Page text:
Snail-track of jism? No, that was the moon silvering the tongue-and-groove of floor, my parents arguing outside on the stair, the primal "We should get a divorce" scene (sound up and over: from The Guiding Light). I slept. I woke.
Ashes for Breakfast: Selected Poems By Durs Gr ünbein Translated by Michael Hofmann (Farrar, Straus and Giroux, 298 pp., $16) Although some poems by Durs Gr ünbein had been published in journals here and in England, it was not until the appearance of this volume, crisply and colloquially translated by Michael Hofmann, that an English-speaking reader could approach Gr ünbein's coruscating writing. Gr ünbein was born in Dresden, in East Germany, in 1962, and moved to East Berlin as a young adult.
Giordano Bruno: Philosopher/Heretic By Ingrid D. Rowland (Farrar, Straus & Giroux, 352 pp., $29) I. 'To philosophize is to learn to die": seven words, and an epoch in Western thought.
Like porcelain thrown before birth-- both shattered and sensing the glue. Complete, but already crazed with breaking. Someone polishes it on the mantle. Someone is trying to put it back together. Someone is watching it fall. Someone was the hand, the air. Someone is the moment when damaged is a fact but the shape remains. Someone is that sudden injection of space, that collapse. Someone is the pieces, the dustpan, the glue. Someone is the worklight, the patience, the room. Someone meant for this to happen. Someone has to decide: repair or dismiss. It happens all at once.
They took Katie to the tool shed today, cleaned her of her fingers. The machete and the flint fire, hands cut and burned closed. Orange. Purple. The sky or us healing. Dying. Heartbeat heartbeat heartbeat. The hay they use to stitch-up. Keep our insides inside. She can't play rugby today, makes a doll from a can of condensed milk. Gives it a voice. Something to follow. A leopard yawning, an impala collapsing into calfhood.
The Hemingses of Monticello: An American Family By Annette Gordon-Reed (W.W. Norton, 756 pp., $35) Although Thomas Jefferson spoke out strongly against slavery, he was always pessimistic about actually abolishing the institution.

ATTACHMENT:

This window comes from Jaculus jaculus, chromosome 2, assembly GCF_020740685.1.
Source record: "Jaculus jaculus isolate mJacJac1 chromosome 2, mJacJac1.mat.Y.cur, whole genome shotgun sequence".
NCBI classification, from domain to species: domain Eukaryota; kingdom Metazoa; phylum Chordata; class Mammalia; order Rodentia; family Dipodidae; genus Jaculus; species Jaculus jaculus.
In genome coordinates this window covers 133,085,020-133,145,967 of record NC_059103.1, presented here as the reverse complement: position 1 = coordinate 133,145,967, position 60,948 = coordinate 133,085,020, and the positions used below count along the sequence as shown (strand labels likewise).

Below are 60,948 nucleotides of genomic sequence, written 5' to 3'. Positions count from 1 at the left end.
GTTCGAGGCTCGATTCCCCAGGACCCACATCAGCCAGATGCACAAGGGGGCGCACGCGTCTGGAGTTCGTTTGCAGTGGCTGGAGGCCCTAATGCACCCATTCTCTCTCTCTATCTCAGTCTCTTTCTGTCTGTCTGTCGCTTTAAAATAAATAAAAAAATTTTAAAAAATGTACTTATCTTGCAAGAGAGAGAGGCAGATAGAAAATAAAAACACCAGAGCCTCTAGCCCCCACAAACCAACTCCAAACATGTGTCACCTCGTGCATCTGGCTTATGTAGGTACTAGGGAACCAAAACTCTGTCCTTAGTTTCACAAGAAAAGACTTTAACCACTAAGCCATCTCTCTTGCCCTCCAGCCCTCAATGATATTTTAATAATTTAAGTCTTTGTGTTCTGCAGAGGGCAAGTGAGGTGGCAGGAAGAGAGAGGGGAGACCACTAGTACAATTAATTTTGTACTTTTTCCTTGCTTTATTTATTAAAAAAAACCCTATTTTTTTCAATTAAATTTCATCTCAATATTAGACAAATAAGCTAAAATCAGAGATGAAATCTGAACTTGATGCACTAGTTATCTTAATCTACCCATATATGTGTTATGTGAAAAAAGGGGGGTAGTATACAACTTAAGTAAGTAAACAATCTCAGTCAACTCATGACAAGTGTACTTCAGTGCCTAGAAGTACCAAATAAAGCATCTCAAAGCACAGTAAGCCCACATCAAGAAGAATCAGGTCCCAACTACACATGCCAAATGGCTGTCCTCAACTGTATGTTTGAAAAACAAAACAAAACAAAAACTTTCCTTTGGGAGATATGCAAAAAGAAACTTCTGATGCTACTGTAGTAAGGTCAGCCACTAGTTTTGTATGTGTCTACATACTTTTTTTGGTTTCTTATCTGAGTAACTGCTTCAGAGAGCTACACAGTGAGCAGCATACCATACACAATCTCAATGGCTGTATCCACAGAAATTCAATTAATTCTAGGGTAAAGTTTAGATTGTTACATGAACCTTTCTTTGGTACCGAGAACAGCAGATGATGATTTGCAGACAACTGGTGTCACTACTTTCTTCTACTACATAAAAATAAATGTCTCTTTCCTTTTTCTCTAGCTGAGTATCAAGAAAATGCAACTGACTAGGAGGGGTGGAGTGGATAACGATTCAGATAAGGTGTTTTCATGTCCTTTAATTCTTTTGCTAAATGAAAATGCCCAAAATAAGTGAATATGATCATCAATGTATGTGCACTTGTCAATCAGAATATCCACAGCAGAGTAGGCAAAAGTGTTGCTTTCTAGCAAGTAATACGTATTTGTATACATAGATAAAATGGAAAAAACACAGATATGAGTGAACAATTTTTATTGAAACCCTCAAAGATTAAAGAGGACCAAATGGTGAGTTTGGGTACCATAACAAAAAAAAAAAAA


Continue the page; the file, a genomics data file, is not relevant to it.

Khirbet Khizeh By S. Yizhar Translated by Nicholas de Lange and Yaacob Dweck (Ibis Editions, 134 pp., $16.95) The short history of Hebrew as a modern language has yielded, over the course of little more than a century, an impressively long list of literary masters--the early twentieth-century Brenner and Bialik; the mid-century Nobel laureate Agnon; and the renowned contemporaries Amichai, Oz, Yehoshua, and Grossman. Much less known outside Israel, but certainly one of the most significant figures in the Hebrew literary canon, is Yizhar Smilansky, who wrote under the transposed pen name S.
Leaderless Jihad: Terror Networks in the Twenty-First Century By Marc Sageman (University of Pennsylvania Press, 208 pp., $24.95) A few years ago, Daniel Kahneman, David Schkade, and I were involved in several studies of punitive damage awards by juries. We began by asking one thousand or so demographically diverse people to register their judgments about misconduct by various wrongdoers.
Indignation By Philip Roth (Houghton Mifflin, 236 pp., $26) College students today, showered with condoms and tastefully preserving their drunken, tonguetapping escapades on Facebook and MySpace for future in--laws and employers, have no appreciation of the sacrifices made by those who came before, the lusty pioneers of the sexual revolution. They take for granted the blowjobs and easy lay-ups made possible through the guerrilla activities of forgotten combatants in the early, undeclared stages of America's war for erotic independence.
The Politics of Truth: Selected Writings of C. Wright Mills Edited by John Summers (Oxford University Press, 320 pp., $21.95) C.Wright Mills published his sociological trilogy during the 1950s: White Collar in 1951, The Power Elite in 1956, The Sociological Imagination in 1959. Those were years of Republican ascendancy, and while the president, Dwight D. Eisenhower, was a moderate, the vice president, Richard Nixon, and a number of key senators, including Joe McCarthy, belonged to the conservative wing of the party.